Two and a half hours and three houses later, daylight was failing, along with the hunt for a place to live. Immy had had such high hopes and was now getting discouraged. Maybe she wouldn't be able to find anything in her price range in all of Wymee Falls, Texas.
She loved her mother, she just didn't want to live with her any more. A twenty-two-year-old with a child and a job, she thought, should be independent, out on her own. Her first steps toward steering her own course in life had been getting the PI job and buying her own car.
It wasn't really a PI job, if she were honest with herself. It was more of a support job, a desk-work job. The actual job description was file clerk, but Immy never thought of it that way. She was studying hard to become a real PI so she could assist Mike with his cases. She'd even solved a few of her own, she was proud to say.
But the three houses, bland, brick things, that she and Jersey Shorr had just seen were no places to bring Drew. She didn't want her daughter breathing all those fumes from the gas station next to the first one. The second one faced one of the busiest streets in Wymee Falls and Immy would worry about Drew and Marshmallow running into the traffic. The third was too close to Allblue Unit, the prison. What if an escaped convict ran to the house and took them all hostage? Immy shuddered thinking about it.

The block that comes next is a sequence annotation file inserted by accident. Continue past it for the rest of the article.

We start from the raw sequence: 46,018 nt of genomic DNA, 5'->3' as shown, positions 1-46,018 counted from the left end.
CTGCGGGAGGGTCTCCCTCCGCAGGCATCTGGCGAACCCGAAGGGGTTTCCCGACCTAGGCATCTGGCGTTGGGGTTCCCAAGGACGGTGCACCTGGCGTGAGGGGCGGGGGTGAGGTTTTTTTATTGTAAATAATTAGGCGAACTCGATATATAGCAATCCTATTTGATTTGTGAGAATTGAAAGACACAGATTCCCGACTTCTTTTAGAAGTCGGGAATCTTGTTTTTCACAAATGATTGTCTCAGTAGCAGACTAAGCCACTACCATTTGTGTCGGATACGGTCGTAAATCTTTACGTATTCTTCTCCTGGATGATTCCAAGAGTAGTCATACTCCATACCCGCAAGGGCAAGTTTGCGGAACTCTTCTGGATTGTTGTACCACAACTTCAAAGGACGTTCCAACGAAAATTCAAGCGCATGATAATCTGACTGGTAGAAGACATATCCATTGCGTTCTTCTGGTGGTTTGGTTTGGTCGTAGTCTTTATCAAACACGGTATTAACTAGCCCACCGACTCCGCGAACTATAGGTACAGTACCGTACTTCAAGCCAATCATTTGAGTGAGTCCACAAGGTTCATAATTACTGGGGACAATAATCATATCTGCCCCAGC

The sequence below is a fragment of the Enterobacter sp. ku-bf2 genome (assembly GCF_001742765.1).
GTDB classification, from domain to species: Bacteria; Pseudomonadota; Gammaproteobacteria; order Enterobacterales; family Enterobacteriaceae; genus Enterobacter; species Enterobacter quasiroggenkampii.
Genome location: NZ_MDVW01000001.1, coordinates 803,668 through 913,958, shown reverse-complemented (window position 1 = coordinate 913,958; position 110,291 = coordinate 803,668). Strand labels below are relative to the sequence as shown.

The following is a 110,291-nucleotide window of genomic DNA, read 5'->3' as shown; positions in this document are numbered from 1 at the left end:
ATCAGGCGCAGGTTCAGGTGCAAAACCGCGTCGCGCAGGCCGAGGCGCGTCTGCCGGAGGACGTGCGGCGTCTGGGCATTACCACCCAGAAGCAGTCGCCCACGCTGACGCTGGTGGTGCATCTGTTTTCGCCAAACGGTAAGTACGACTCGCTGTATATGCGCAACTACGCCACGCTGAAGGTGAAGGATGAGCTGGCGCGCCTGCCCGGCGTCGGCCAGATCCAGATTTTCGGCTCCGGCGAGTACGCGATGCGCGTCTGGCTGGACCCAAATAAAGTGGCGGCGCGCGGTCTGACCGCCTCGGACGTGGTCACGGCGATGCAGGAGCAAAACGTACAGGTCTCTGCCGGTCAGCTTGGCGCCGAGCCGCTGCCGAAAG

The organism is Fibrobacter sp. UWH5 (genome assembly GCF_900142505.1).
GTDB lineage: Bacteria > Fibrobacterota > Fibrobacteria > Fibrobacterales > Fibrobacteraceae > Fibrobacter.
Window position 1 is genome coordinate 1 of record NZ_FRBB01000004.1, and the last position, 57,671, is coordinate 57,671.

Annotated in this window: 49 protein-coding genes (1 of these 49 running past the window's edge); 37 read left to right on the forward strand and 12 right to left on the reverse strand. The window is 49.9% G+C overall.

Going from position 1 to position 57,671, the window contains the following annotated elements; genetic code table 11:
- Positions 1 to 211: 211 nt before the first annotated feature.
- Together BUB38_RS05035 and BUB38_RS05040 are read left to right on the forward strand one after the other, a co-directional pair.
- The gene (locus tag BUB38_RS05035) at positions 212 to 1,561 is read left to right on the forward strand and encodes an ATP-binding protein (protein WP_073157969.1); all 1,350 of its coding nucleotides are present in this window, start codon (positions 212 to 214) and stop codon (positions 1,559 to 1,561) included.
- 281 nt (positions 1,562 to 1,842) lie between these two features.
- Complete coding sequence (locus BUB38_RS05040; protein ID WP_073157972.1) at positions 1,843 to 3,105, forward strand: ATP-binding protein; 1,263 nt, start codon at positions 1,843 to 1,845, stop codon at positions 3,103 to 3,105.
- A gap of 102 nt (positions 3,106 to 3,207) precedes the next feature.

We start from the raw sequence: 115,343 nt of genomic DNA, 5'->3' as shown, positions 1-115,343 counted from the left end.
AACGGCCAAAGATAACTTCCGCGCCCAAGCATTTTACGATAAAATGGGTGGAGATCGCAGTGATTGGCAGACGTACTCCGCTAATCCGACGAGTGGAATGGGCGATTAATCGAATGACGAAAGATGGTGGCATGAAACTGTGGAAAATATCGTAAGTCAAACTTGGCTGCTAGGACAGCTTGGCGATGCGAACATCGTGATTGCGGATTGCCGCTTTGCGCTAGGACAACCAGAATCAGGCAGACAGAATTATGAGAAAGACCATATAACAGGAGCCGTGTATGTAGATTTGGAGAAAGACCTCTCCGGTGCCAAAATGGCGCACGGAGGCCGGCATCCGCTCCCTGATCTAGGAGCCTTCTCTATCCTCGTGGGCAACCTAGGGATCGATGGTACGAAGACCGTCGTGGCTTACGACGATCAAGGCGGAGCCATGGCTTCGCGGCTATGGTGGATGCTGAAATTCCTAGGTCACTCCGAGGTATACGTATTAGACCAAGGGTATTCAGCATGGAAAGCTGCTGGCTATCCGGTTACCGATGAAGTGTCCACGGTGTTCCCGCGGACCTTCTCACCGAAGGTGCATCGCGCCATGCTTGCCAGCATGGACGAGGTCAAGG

Besides, all three were so expensive it would be a stretch for Immy to make the payments.
"This is the last one." Jersey stopped the car before a crumbling mansion, like something out of Poe, or maybe an Alfred Hitchcock movie. Immy loved both Poe and Hitchcock. A crow cawed from a tree next door.
"What's the rent?" Immy asked eagerly.
It was substantially less than the other three. The house looked even better now.
Jersey put her hand on the car door handle, but didn't get out. "There's something I should tell you. Some people say this place is haunted."
Immy decided she liked it. It had character. She'd always wanted to meet a real live ghost. Or maybe that would be a real dead ghost.
Published by: Kaye George
Current Reviews: 1